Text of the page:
Metformin inhibits gluconeogenesis via a redox-dependent mechanism in vivo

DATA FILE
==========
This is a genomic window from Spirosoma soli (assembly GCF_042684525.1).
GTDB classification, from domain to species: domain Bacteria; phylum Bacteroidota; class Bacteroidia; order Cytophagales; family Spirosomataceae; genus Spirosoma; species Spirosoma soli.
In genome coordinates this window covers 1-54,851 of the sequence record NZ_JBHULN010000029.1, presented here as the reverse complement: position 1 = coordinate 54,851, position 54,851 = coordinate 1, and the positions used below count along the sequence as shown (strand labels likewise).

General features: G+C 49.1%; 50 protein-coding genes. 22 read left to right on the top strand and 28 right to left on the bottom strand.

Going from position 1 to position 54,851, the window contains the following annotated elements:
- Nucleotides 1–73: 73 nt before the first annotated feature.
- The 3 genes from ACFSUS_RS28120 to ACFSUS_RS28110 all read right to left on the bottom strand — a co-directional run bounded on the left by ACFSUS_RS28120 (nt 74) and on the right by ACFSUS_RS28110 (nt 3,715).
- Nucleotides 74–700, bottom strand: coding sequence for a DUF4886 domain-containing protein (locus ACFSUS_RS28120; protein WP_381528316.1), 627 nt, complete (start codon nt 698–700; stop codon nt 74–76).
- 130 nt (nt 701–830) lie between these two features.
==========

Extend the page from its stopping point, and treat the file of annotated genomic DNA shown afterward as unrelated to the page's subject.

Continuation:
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Metformin, the universal first-line treatment for type 2 diabetes, exerts its therapeutic glucose-lowering effects by inhibiting hepatic gluconeogenesis. However, the primary molecular mechanism of this biguanide remains unclear, though it has been suggested to act, at least partially, by mitochondrial complex I inhibition. Here we show that clinically relevant concentrations of plasma metformin achieved by acute intravenous, acute intraportal or chronic oral administration in awake normal and diabetic rats inhibit gluconeogenesis from lactate and glycerol but not from pyruvate and alanine, implicating an increased cytosolic redox state in mediating metformin's antihyperglycemic effect. All of these effects occurred independently of complex I inhibition, evidenced by unaltered hepatic energy charge and citrate synthase flux. Normalizing the cytosolic redox state by infusion of methylene blue or substrates that contribute to gluconeogenesis independently of the cytosolic redox state abrogated metformin-mediated inhibition of gluconeogenesis in vivo. Additionally, in mice expressing constitutively active acetyl-CoA carboxylase, metformin acutely decreased hepatic glucose production and increased the hepatic cytosolic redox state without altering hepatic triglyceride content or gluconeogenic enzyme expression. These studies demonstrate that metformin, at clinically relevant plasma concentrations, inhibits hepatic gluconeogenesis in a redox-dependent manner independently of reductions in citrate synthase flux, hepatic nucleotide concentrations, acetyl-CoA carboxylase activity, or gluconeogenic enzyme protein expression.
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